By Cadence Seeger
A janitor sweeps up the loose scraps of paper and trash dropped by the business men and women. Heads bent, they are too involved in their work routine to notice as he pockets a loose bit of aluminum foil discarded thoughtlessly from someone’s lunch. That evening, he goes directly from work to a rented storage space before even changing out of his uniform. From his workman’s pants he pulls out a handful of gold and silver foil, along with some string and a piece of carefully folded cardboard. Using the found bits he collected from his day, as well as other scraps donated by friends and family, he carefully constructs a small glittering crown, which he places next to four more assembled crowns. He works late into the night, adding glittering foil here and there, molding and remodeling the malleable material into different shapes until the forms finally sit just right. He mutters to himself as he hastily writes notes in a codified language. This offering is for God, so it must be perfect.
This was James Hampton, a self-taught African-American artist, who worked as a janitor by day and slowly built a towering throne room by night in the 1950s. Hampton spent fourteen years in a rented carriage house constructing The Throne of the Third Heaven of the Nations' Millennium General Assembly, or The Hampton Throne, using gold and silver foil, cardboard, and other found materials. Neither friends nor family knew about his creation until after his death, when his storage room was opened and a throne room comprised of hundreds of individually sculpted pieces was discovered. Careful instructions on how the room was to be displayed, as well as informational diagrams left in the space, helped modern museums known how to go about showcasing Hampton’s work. Besides the central throne there is an offering table and multiple alters, pyres, and crowns that comprise the full work.
At the center of the composition sits a huge throne, layered with foil and cardboard of alternating color and decorated with wings and stars. The words “FEAR NOT,” molded in silver foil above the head of the throne, allude to the frequent use of the phrase “fear not” by God when he addresses His people. Isaiah 41:10 reads: “Fear not, for I am with you; be not dismayed, for I am your God; I will strengthen you, I will help you, I will hold you up with my victorious right hand.” Hampton was a deeply religious man and heard the voices of angels instructing and guiding him throughout the creation of his throne room, his way of preparing for Christ’s return. Prominent wing motifs directly reference this angelic intervention and holy influence on the work. As he spoke with the voices Hampton would record their messages on paper as well, which he kept in a journal. Though the book was also found in the storage facility and is with the artwork today, it is written completely in a spiritual language unique to Hampton that has yet to be deciphered. Tags and notes made of cardboard and string affixed to various alters also feature this mysterious language. The work is almost perfectly symmetrical, as objects on the left are meant to represent the teachings of the Old Testament and Moses while those on the right refer to the New Testament and Jesus.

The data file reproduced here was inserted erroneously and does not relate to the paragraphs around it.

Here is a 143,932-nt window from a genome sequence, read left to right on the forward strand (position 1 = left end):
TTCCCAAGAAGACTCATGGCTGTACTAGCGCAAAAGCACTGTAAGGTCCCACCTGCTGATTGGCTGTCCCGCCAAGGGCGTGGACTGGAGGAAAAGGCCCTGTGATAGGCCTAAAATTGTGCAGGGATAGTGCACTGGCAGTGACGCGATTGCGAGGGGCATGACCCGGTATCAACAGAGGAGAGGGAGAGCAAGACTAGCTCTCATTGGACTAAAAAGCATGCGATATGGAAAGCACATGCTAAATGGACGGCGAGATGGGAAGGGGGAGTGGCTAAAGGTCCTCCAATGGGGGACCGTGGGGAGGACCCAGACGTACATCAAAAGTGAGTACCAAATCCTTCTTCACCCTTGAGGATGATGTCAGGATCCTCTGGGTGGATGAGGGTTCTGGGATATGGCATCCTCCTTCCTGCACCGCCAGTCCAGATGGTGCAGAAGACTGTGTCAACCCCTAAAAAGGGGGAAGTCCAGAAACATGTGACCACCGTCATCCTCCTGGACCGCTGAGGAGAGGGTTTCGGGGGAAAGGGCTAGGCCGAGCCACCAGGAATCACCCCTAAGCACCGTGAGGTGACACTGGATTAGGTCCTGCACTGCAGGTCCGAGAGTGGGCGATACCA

The Hampton Throne showcases the typical splendor and golden glittering drama frequently found in Christian art, yet has an inherent humbleness due to its construction of found materials. Hampton himself embodies this spirit of the humble devotee. His throne room expresses not only his profound spirituality and faith, but carries a message of love and acceptance that he clearly felt from God and wanted to share with the world. Though he never had the chance to personally show this work of art to the public, as he died before its completion, his message lives on: FEAR NOT.
The Throne of the Third Heaven of the Nations' Millennium General Assembly is currently on display at the Smithsonian American Art Museum in Washington, DC. To learn more about this artwork, visit: https://americanart.si.edu/artwork/throne-third-heaven-nations-millennium-general-assembly-9897